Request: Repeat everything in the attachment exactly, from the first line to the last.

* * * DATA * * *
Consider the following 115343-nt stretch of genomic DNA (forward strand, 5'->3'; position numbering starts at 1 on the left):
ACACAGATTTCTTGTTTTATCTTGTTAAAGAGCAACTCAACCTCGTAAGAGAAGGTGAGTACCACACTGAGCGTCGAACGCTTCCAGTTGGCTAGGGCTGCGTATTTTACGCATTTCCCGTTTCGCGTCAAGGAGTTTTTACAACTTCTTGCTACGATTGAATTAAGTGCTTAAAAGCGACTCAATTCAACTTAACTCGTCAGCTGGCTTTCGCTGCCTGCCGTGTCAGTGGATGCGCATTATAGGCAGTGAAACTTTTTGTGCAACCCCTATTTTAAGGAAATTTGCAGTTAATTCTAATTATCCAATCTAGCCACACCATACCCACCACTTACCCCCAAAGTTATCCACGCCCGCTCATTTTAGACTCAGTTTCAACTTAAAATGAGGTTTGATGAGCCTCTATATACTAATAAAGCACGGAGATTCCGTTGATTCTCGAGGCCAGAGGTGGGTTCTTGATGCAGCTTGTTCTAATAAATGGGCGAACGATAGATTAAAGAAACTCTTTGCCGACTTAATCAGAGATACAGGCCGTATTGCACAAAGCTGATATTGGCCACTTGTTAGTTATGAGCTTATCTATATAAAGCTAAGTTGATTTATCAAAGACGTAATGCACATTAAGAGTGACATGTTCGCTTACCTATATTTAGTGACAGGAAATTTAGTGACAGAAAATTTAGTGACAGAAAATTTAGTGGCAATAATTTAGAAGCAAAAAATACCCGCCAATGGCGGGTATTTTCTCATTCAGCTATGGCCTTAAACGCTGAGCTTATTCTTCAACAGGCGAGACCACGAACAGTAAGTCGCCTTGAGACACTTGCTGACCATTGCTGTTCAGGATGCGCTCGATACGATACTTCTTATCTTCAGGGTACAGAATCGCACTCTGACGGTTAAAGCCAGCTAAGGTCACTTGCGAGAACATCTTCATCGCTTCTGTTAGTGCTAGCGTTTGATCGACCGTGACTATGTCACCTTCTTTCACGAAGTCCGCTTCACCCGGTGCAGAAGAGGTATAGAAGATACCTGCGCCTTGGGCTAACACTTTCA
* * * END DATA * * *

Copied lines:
Consider the following 115343-nt stretch of genomic DNA (forward strand, 5'->3'; position numbering starts at 1 on the left):
ACACAGATTTCTTGTTTTATCTTGTTAAAGAGCAACTCAACCTCGTAAGAGAAGGTGAGTACCACACTGAGCGTCGAACGCTTCCAGTTGGCTAGGGCTGCGTATTTTACGCATTTCCCGTTTCGCGTCAAGGAGTTTTTACAACTTCTTGCTACGATTGAATTAAGTGCTTAAAAGCGACTCAATTCAACTTAACTCGTCAGCTGGCTTTCGCTGCCTGCCGTGTCAGTGGATGCGCATTATAGGCAGTGAAACTTTTTGTGCAACCCCTATTTTAAGGAAATTTGCAGTTAATTCTAATTATCCAATCTAGCCACACCATACCCACCACTTACCCCCAAAGTTATCCACGCCCGCTCATTTTAGACTCAGTTTCAACTTAAAATGAGGTTTGATGAGCCTCTATATACTAATAAAGCACGGAGATTCCGTTGATTCTCGAGGCCAGAGGTGGGTTCTTGATGCAGCTTGTTCTAATAAATGGGCGAACGATAGATTAAAGAAACTCTTTGCCGACTTAATCAGAGATACAGGCCGTATTGCACAAAGCTGATATTGGCCACTTGTTAGTTATGAGCTTATCTATATAAAGCTAAGTTGATTTATCAAAGACGTAATGCACATTAAGAGTGACATGTTCGCTTACCTATATTTAGTGACAGGAAATTTAGTGACAGAAAATTTAGTGACAGAAAATTTAGTGGCAATAATTTAGAAGCAAAAAATACCCGCCAATGGCGGGTATTTTCTCATTCAGCTATGGCCTTAAACGCTGAGCTTATTCTTCAACAGGCGAGACCACGAACAGTAAGTCGCCTTGAGACACTTGCTGACCATTGCTGTTCAGGATGCGCTCGATACGATACTTCTTATCTTCAGGGTACAGAATCGCACTCTGACGGTTAAAGCCAGCTAAGGTCACTTGCGAGAACATCTTCATCGCTTCTGTTAGTGCTAGCGTTTGATCGACCGTGACTATGTCACCTTCTTTCACGAAGTCCGCTTCACCCGGTGCAGAAGAGGTATAGAAGATACCTGCGCCTTGGGCTAACACTTTCA